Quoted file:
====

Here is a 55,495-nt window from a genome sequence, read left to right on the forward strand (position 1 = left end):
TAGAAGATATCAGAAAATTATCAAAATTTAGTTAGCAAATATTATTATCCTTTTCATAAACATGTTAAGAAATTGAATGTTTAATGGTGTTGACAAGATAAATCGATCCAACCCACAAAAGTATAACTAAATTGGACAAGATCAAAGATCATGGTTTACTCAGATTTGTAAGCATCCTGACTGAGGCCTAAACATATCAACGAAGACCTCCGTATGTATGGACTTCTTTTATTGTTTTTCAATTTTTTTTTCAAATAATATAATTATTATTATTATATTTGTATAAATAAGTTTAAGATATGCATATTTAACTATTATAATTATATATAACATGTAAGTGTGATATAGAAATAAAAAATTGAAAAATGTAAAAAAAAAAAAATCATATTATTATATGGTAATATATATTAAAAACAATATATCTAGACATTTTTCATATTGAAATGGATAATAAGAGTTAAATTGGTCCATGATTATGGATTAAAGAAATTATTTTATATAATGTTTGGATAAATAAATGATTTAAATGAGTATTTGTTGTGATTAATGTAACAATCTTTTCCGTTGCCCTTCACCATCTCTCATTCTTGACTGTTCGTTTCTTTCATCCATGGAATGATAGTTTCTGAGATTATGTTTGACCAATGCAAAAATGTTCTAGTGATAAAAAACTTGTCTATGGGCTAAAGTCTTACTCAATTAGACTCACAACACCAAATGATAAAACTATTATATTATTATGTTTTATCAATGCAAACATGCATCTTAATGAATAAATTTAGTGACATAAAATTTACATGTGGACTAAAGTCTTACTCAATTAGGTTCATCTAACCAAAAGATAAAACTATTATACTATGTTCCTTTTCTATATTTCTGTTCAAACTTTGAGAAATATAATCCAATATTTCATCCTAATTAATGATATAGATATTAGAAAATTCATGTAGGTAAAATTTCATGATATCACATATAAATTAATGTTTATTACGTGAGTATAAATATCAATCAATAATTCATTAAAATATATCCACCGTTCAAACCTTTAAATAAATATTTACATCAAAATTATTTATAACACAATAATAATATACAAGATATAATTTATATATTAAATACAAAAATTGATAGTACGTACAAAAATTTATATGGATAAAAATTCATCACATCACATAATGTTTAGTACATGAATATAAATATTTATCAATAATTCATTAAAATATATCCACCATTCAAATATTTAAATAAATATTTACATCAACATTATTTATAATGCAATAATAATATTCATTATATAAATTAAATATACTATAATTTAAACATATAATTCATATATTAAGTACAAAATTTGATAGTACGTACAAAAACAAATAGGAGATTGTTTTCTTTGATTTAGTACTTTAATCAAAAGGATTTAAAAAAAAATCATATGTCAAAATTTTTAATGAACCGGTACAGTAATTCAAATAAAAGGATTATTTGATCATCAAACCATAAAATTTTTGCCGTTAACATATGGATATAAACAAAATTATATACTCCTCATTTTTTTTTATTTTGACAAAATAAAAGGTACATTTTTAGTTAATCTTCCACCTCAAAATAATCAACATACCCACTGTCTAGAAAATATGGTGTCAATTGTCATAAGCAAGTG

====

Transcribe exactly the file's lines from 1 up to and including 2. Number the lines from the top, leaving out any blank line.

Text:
Here is a 55,495-nt window from a genome sequence, read left to right on the forward strand (position 1 = left end):
TAGAAGATATCAGAAAATTATCAAAATTTAGTTAGCAAATATTATTATCCTTTTCATAAACATGTTAAGAAATTGAATGTTTAATGGTGTTGACAAGATAAATCGATCCAACCCACAAAAGTATAACTAAATTGGACAAGATCAAAGATCATGGTTTACTCAGATTTGTAAGCATCCTGACTGAGGCCTAAACATATCAACGAAGACCTCCGTATGTATGGACTTCTTTTATTGTTTTTCAATTTTTTTTTCAAATAATATAATTATTATTATTATATTTGTATAAATAAGTTTAAGATATGCATATTTAACTATTATAATTATATATAACATGTAAGTGTGATATAGAAATAAAAAATTGAAAAATGTAAAAAAAAAAAAATCATATTATTATATGGTAATATATATTAAAAACAATATATCTAGACATTTTTCATATTGAAATGGATAATAAGAGTTAAATTGGTCCATGATTATGGATTAAAGAAATTATTTTATATAATGTTTGGATAAATAAATGATTTAAATGAGTATTTGTTGTGATTAATGTAACAATCTTTTCCGTTGCCCTTCACCATCTCTCATTCTTGACTGTTCGTTTCTTTCATCCATGGAATGATAGTTTCTGAGATTATGTTTGACCAATGCAAAAATGTTCTAGTGATAAAAAACTTGTCTATGGGCTAAAGTCTTACTCAATTAGACTCACAACACCAAATGATAAAACTATTATATTATTATGTTTTATCAATGCAAACATGCATCTTAATGAATAAATTTAGTGACATAAAATTTACATGTGGACTAAAGTCTTACTCAATTAGGTTCATCTAACCAAAAGATAAAACTATTATACTATGTTCCTTTTCTATATTTCTGTTCAAACTTTGAGAAATATAATCCAATATTTCATCCTAATTAATGATATAGATATTAGAAAATTCATGTAGGTAAAATTTCATGATATCACATATAAATTAATGTTTATTACGTGAGTATAAATATCAATCAATAATTCATTAAAATATATCCACCGTTCAAACCTTTAAATAAATATTTACATCAAAATTATTTATAACACAATAATAATATACAAGATATAATTTATATATTAAATACAAAAATTGATAGTACGTACAAAAATTTATATGGATAAAAATTCATCACATCACATAATGTTTAGTACATGAATATAAATATTTATCAATAATTCATTAAAATATATCCACCATTCAAATATTTAAATAAATATTTACATCAACATTATTTATAATGCAATAATAATATTCATTATATAAATTAAATATACTATAATTTAAACATATAATTCATATATTAAGTACAAAATTTGATAGTACGTACAAAAACAAATAGGAGATTGTTTTCTTTGATTTAGTACTTTAATCAAAAGGATTTAAAAAAAAATCATATGTCAAAATTTTTAATGAACCGGTACAGTAATTCAAATAAAAGGATTATTTGATCATCAAACCATAAAATTTTTGCCGTTAACATATGGATATAAACAAAATTATATACTCCTCATTTTTTTTTATTTTGACAAAATAAAAGGTACATTTTTAGTTAATCTTCCACCTCAAAATAATCAACATACCCACTGTCTAGAAAATATGGTGTCAATTGTCATAAGCAAGTG